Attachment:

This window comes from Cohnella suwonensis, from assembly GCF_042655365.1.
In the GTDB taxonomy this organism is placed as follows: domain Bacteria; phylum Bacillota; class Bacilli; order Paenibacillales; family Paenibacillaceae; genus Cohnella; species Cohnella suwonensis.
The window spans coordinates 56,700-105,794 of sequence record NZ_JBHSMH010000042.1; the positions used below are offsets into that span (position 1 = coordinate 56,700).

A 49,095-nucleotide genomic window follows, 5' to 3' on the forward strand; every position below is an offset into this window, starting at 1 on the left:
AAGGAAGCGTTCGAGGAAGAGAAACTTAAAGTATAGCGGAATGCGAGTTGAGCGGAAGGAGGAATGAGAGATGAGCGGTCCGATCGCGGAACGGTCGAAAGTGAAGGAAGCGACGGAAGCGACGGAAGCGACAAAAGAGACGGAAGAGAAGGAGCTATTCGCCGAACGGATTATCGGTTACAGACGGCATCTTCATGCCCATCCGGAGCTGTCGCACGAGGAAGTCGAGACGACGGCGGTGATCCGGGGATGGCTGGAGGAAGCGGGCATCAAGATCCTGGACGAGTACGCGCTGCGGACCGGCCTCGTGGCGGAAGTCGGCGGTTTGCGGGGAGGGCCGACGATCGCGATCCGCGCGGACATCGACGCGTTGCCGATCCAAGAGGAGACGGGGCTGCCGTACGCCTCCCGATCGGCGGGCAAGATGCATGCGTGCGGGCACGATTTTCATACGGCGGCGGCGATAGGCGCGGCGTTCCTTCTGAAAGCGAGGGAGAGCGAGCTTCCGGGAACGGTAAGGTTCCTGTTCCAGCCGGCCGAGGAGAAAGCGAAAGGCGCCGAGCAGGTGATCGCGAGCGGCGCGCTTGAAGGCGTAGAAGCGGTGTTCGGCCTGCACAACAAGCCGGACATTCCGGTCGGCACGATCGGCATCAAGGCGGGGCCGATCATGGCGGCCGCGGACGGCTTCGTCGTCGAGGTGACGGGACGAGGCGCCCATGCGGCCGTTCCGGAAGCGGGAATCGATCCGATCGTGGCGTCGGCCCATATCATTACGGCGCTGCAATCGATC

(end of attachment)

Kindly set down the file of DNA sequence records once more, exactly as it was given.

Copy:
This window comes from Cohnella suwonensis, from assembly GCF_042655365.1.
In the GTDB taxonomy this organism is placed as follows: domain Bacteria; phylum Bacillota; class Bacilli; order Paenibacillales; family Paenibacillaceae; genus Cohnella; species Cohnella suwonensis.
The window spans coordinates 56,700-105,794 of sequence record NZ_JBHSMH010000042.1; the positions used below are offsets into that span (position 1 = coordinate 56,700).

A 49,095-nucleotide genomic window follows, 5' to 3' on the forward strand; every position below is an offset into this window, starting at 1 on the left:
AAGGAAGCGTTCGAGGAAGAGAAACTTAAAGTATAGCGGAATGCGAGTTGAGCGGAAGGAGGAATGAGAGATGAGCGGTCCGATCGCGGAACGGTCGAAAGTGAAGGAAGCGACGGAAGCGACGGAAGCGACAAAAGAGACGGAAGAGAAGGAGCTATTCGCCGAACGGATTATCGGTTACAGACGGCATCTTCATGCCCATCCGGAGCTGTCGCACGAGGAAGTCGAGACGACGGCGGTGATCCGGGGATGGCTGGAGGAAGCGGGCATCAAGATCCTGGACGAGTACGCGCTGCGGACCGGCCTCGTGGCGGAAGTCGGCGGTTTGCGGGGAGGGCCGACGATCGCGATCCGCGCGGACATCGACGCGTTGCCGATCCAAGAGGAGACGGGGCTGCCGTACGCCTCCCGATCGGCGGGCAAGATGCATGCGTGCGGGCACGATTTTCATACGGCGGCGGCGATAGGCGCGGCGTTCCTTCTGAAAGCGAGGGAGAGCGAGCTTCCGGGAACGGTAAGGTTCCTGTTCCAGCCGGCCGAGGAGAAAGCGAAAGGCGCCGAGCAGGTGATCGCGAGCGGCGCGCTTGAAGGCGTAGAAGCGGTGTTCGGCCTGCACAACAAGCCGGACATTCCGGTCGGCACGATCGGCATCAAGGCGGGGCCGATCATGGCGGCCGCGGACGGCTTCGTCGTCGAGGTGACGGGACGAGGCGCCCATGCGGCCGTTCCGGAAGCGGGAATCGATCCGATCGTGGCGTCGGCCCATATCATTACGGCGCTGCAATCGATC